The National Biological Information Infrastructure was created to allow vast quantities of biological information housed in various databases from many agencies and departments to be linked together for quick and easy access to information. The coral reef portal integrates data sets, maps, publications, fact sheets, images, and other information from organizations like the National Oceanic and Atmospheric Administration (NOAA), the U.S. Coral Reef Task Force (USCRTF), the Environmental Protection Agency (EPA) and the U.S. Geological Survey (USGS). The NBII coral reef project makes it easy to find and integrate biological information and current coral research. Use the links to your left to navigate the variety of information available on the World Wide Web about corals and coral reef communities.
NOAA's Coral Reef Ecosystem Research Plan for Fiscal Years 2007 to 2011
Coral reef ecosystems are highly valued as biological, ecological, cultural, and economic resources. In the past few decades, competing demands on coral reef ecosystems and increasing threats from both natural and anthropogenic stressors have contributed to a significant decline in coral reef health worldwide.
In an effort to provide coastal and ocean managers with the most up-to-date scientific information to address the complex nature of the threats facing coral reef ecosystems, NOAA's Coral Reef Conservation Program developed the NOAA Coral Reef Ecosystem Research Plan to identify priority research needed to help advance management action and guide priority setting for coral reef ecosystem research from FY 2007 to FY 2011.
USGS, 2007. Strategic Science for Coral Ecosystems. U.S. Geological Survey, Reston, VA, 23 pp.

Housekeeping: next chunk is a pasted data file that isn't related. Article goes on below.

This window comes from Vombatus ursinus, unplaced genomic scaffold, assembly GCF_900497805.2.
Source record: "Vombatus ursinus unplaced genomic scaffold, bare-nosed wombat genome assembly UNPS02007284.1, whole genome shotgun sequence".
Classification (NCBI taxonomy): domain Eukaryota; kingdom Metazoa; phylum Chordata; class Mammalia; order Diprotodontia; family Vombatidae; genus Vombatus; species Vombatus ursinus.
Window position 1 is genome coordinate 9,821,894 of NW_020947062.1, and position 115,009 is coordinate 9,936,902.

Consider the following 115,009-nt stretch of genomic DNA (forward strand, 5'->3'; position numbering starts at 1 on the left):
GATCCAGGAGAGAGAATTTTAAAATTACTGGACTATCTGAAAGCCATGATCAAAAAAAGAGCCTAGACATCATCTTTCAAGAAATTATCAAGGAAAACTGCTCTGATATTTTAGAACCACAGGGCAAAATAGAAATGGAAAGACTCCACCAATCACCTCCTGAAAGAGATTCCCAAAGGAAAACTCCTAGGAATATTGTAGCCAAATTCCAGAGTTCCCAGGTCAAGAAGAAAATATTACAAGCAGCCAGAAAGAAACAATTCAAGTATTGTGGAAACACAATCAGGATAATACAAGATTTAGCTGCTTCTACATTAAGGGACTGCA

Shallow and deep coral ecosystems are being imperiled by a combination of stressors. Climate change, unsustainable fishing practices, and disease are transforming coral communities at regional to global scales. At local levels, excessive amounts of sediments, nutrients, and contaminants are also impacting the many benefits that healthy coral ecosystems provide. This Plan, Strategic Science for Coral Ecosystems, describes the information needs of resource managers and summarizes current research being conducted by U.S. Geological Survey (USGS) scientists and partners. It outlines important research actions that need to be undertaken over the next five years to achieve more accurate forecasting of future conditions and develop more effective decision-support tools to adaptively manage coral ecosystems. The overarching outcome of this Plan, if fully implemented, would be in transferring relevant knowledge to decision-makers, enabling them to better protect and sustain coral ecosystem services. These services include sources of food, essential habitat for fisheries and protected species, protection of coastlines from wave damage and erosion, recreation, and cultural values for indigenous communities. Learn More (838kb PDF)
*** Press Release ***
Establishment of the Northwestern Hawaiian Islands Marine National Monument
A Proclamation by the President of the United States of America
June 15, 2006, President Bush Signed A Proclamation That Will Create The Northwestern Hawaiian Islands Marine National Monument. This national monument will enable nearly 140,000 square miles of the Northwestern Hawaiian Islands to receive our Nation's highest form of marine environmental protection. It honors our commitment to be good stewards of America's natural resources, shows what cooperative conservation can accomplish, and creates a new opportunity for ocean education and research for decades to come. Full Story: Whitehouse.gov